Art exhibit is documentary about mental health, mental illness
Release Date: August 7, 2009
PLAINVIEW – Photographer Michael Nye has put a face on mental health through his artwork on display at the Abraham Art Gallery at Wayland Baptist University. But unique to this exhibit, Nye has also given it a voice.
In a traveling exhibition titled “Fine Line: Mental Health, Mental Illness,” San Antonio resident Nye provides a multimedia experience that not only shows the faces of mental illness but also provides a look inside their hearts. Paired with each black and white photograph, identified by first names only, is a sound module with a recorded testimonial from each of the subjects.
Brought to the gallery in partnership with the Central Plains Center, the Llano Estacado Alliance for Families and the Rural Children’s Initiative, “This exhibition allows an interesting collaboration between the arts and the social sciences, and will feature a series of free lectures by mental health professionals, psychology faculty, and subject matter experts,” said Dr. Candace Keller, professor of art and curator for the Abraham Gallery.
“The portraits are visually stunning and offer a deep gaze into the eyes of people whose lives have been dramatically altered by mental health issues. Nye has used his artistic abilities to bring focus to these individuals and their struggle to live normal lives. The lectures will offer more clarity and detail about specific disorders and should be of great interest to students, mental health professionals and the larger community.”
The gallery exhibit provides a much deeper look into the fine line between mental health and illness, one the artist felt was often ignored. His feelings on the subject are strong.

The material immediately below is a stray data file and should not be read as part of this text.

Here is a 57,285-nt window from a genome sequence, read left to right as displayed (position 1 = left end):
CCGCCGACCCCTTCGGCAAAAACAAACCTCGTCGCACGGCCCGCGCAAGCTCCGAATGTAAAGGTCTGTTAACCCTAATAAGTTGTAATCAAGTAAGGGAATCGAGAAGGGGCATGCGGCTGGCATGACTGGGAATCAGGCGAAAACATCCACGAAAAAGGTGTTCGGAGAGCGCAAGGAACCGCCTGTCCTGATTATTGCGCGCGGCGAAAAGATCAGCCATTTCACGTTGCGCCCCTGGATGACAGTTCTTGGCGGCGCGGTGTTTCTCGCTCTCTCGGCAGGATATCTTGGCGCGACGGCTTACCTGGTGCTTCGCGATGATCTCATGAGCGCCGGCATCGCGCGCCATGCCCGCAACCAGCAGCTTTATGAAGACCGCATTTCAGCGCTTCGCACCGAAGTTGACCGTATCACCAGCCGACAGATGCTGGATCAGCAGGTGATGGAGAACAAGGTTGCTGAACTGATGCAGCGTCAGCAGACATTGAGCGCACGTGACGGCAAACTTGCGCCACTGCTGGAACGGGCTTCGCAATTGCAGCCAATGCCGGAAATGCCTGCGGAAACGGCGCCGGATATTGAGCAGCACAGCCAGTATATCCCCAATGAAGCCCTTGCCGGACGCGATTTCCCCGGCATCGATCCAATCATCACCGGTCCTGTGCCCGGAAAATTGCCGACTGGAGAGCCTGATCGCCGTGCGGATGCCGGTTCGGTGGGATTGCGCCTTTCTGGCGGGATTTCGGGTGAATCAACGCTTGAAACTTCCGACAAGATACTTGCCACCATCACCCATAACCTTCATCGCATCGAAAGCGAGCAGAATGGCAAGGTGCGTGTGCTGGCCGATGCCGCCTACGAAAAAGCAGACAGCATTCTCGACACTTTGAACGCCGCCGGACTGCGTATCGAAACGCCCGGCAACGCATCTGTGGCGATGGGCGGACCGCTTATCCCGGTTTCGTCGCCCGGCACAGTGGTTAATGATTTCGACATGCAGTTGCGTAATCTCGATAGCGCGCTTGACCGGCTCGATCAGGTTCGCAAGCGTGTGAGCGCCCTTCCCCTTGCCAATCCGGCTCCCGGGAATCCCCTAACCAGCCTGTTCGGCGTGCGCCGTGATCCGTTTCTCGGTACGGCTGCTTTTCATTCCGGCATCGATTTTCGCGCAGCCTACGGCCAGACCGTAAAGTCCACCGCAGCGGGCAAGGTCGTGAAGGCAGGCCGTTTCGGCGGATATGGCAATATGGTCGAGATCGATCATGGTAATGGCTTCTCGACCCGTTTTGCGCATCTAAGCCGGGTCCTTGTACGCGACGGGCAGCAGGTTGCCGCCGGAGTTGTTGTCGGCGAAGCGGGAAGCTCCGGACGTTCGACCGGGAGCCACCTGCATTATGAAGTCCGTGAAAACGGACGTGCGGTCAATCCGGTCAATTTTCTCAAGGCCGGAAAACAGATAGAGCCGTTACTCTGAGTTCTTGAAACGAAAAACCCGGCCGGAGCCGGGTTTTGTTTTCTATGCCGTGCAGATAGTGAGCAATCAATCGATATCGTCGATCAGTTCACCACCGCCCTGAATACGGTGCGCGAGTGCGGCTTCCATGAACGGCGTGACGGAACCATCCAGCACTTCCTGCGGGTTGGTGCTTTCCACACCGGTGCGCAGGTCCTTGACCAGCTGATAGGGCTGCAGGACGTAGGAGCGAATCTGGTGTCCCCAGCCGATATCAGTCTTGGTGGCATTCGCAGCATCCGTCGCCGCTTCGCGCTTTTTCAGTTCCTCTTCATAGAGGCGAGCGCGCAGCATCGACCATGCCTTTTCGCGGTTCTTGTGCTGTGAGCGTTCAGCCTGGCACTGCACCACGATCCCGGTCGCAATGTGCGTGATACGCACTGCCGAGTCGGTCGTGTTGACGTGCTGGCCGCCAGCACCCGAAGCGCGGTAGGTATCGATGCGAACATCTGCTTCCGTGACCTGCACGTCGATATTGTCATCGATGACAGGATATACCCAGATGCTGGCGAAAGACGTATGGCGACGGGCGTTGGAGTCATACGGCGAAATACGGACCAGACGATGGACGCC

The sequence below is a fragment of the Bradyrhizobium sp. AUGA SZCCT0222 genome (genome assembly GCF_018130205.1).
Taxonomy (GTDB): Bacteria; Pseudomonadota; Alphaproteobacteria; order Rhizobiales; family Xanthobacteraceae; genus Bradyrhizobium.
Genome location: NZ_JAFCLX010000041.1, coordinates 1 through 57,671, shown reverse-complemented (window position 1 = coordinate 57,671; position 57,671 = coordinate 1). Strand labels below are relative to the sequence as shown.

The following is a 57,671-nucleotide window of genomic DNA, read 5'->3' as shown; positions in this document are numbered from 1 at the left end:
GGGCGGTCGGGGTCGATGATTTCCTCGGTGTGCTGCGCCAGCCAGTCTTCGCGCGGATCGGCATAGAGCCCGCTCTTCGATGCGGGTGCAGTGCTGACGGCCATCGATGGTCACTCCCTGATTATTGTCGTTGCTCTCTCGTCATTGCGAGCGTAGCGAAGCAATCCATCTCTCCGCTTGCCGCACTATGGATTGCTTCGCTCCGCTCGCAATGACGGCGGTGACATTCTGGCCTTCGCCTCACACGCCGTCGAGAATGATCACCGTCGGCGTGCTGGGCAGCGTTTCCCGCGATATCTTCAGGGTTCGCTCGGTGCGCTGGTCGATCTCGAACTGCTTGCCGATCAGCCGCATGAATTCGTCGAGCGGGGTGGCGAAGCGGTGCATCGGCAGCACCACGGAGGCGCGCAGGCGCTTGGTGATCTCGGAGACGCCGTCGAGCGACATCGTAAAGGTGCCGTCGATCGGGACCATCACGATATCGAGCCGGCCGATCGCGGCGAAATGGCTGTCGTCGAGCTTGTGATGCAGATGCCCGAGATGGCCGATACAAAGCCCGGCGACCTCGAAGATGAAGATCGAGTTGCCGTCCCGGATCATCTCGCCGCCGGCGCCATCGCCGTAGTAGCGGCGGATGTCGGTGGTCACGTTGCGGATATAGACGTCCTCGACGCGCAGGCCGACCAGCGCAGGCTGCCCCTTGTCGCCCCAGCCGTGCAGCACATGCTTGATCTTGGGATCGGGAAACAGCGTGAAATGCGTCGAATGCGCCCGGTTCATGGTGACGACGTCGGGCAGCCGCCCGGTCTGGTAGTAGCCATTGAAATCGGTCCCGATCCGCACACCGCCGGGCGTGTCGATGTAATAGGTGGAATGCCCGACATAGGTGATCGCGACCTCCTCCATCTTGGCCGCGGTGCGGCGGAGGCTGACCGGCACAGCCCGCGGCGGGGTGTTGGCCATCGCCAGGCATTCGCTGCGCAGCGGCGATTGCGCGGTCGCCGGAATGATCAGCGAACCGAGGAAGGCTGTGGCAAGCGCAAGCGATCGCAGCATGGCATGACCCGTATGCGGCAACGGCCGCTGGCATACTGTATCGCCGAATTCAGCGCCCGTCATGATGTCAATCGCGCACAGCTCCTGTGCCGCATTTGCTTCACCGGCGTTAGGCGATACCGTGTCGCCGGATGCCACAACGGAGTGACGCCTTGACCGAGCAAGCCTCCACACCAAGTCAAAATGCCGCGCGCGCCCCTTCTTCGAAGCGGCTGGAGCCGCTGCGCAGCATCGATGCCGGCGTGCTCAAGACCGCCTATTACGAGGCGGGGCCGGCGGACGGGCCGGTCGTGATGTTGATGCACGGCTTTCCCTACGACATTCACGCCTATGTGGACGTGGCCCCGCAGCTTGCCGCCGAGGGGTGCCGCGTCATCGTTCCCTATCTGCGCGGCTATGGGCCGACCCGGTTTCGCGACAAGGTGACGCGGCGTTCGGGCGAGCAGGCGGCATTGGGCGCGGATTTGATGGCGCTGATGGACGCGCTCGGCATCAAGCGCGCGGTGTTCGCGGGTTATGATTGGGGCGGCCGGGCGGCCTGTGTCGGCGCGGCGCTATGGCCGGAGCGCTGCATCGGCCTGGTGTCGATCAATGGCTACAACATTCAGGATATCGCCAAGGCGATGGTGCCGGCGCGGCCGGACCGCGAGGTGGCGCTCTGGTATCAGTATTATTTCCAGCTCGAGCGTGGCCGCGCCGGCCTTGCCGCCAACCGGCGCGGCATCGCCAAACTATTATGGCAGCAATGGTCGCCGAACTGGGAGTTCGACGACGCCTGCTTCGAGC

“I don’t know where mental health ends and mental illness begins. This exhibit is about the Fine Line that moves through all of our lives as we weave our ways forward. It is about the recognition of our vulnerabilities and the fragility of control,” said Nye, who before becoming a full-time artist was an attorney for 10 years. “Mental illness touches the deepest parts of who we are: our identity, self worth, the inability to communicate, confusion and loss of control. It can happen for no apparent reason and at any time. Every person has a chance of becoming mentally ill.
“The response to mental illness is wanting and waiting. It is ultimately about redemption, sadness, humility and dignity. There is an urgency for action. Today, as a result of mental illnesses, hundreds of thousands of our citizens, including the homeless and incarcerated, do not have financial support for care and treatment,” he adds.
Nye said it was his desire to educate the public more about mental illness that led to the project, which includes 55 portraits and has traveled to more than 30 cities nationwide after its 2003-04 opening at the Witte Museum in San Antonio. He ultimately hopes audiences will not breeze through the exhibits with their eyes only but will engage their ears to the stories shared by his subjects.
“Anyone who has been to these deep places knows something important and valuable. I thank all the individuals in this exhibit for their courage and for being our teachers, for enlarging and illuminating our lives,” he said. “I ask each person coming into the gallery to listen carefully. Throw away your old definitions of mental illness and start over. Listen to each story as if it could be you or your child or your friend or some stranger you will meet tomorrow.”
Nye has had more than 70 one-person exhibits in museums and galleries around the country, beginning with his first documentary project titled “Children of Children,” an exhibit about the reaching effects of teen pregnancy. He is set to launch his third project, “About Hunger” in January 2010.
He has lectured widely in Morocco, India and around the United States and has photographed
around the world. Nye has been a recipient of a Mid-America National Endowment for
the Arts grant in photography, Kronkosky Foundation grant and a participant in two
Arts America tours in the Middle East and Asia. He is married to poet Naomi Shihab
Nye and has one son, Madison.
“Fine Line” will be on display Aug. 14 through Sept. 28, with an opening reception featuring Nye at 6 p.m. on Aug. 14. The exhibit is free and open to the public during regular gallery hours: Monday through Thursday, 10 a.m. to 5 p.m.; Friday, 10 a.m. to 4 p.m.; and Saturday, 2-5 p.m.
As part of the collaborative effort, Central Plains Center has planned a series of lectures on mental health topics to be offered periodically through the exhibit’s run at the gallery. Continuing education credits are available to licensed counselors, social workers and substance abuse counselors who attend the lectures.